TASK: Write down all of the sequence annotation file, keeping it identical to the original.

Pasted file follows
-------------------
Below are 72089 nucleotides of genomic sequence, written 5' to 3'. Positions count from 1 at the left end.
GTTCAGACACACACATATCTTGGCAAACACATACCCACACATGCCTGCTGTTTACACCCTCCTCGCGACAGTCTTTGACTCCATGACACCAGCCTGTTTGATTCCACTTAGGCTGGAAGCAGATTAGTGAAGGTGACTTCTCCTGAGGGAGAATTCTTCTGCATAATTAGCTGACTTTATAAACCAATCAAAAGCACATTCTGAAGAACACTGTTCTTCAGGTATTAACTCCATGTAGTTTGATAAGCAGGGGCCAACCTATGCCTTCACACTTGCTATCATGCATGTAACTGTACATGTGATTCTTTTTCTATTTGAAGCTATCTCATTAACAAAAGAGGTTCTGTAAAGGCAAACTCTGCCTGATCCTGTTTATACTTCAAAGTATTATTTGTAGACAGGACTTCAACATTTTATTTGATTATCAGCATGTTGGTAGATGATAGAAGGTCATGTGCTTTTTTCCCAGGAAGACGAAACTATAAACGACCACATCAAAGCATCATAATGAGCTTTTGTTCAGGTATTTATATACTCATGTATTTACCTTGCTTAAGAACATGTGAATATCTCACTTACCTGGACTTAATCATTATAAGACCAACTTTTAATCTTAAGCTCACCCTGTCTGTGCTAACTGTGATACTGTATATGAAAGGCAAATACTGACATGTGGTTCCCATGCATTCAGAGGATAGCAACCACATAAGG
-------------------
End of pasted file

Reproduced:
Below are 72089 nucleotides of genomic sequence, written 5' to 3'. Positions count from 1 at the left end.
GTTCAGACACACACATATCTTGGCAAACACATACCCACACATGCCTGCTGTTTACACCCTCCTCGCGACAGTCTTTGACTCCATGACACCAGCCTGTTTGATTCCACTTAGGCTGGAAGCAGATTAGTGAAGGTGACTTCTCCTGAGGGAGAATTCTTCTGCATAATTAGCTGACTTTATAAACCAATCAAAAGCACATTCTGAAGAACACTGTTCTTCAGGTATTAACTCCATGTAGTTTGATAAGCAGGGGCCAACCTATGCCTTCACACTTGCTATCATGCATGTAACTGTACATGTGATTCTTTTTCTATTTGAAGCTATCTCATTAACAAAAGAGGTTCTGTAAAGGCAAACTCTGCCTGATCCTGTTTATACTTCAAAGTATTATTTGTAGACAGGACTTCAACATTTTATTTGATTATCAGCATGTTGGTAGATGATAGAAGGTCATGTGCTTTTTTCCCAGGAAGACGAAACTATAAACGACCACATCAAAGCATCATAATGAGCTTTTGTTCAGGTATTTATATACTCATGTATTTACCTTGCTTAAGAACATGTGAATATCTCACTTACCTGGACTTAATCATTATAAGACCAACTTTTAATCTTAAGCTCACCCTGTCTGTGCTAACTGTGATACTGTATATGAAAGGCAAATACTGACATGTGGTTCCCATGCATTCAGAGGATAGCAACCACATAAGG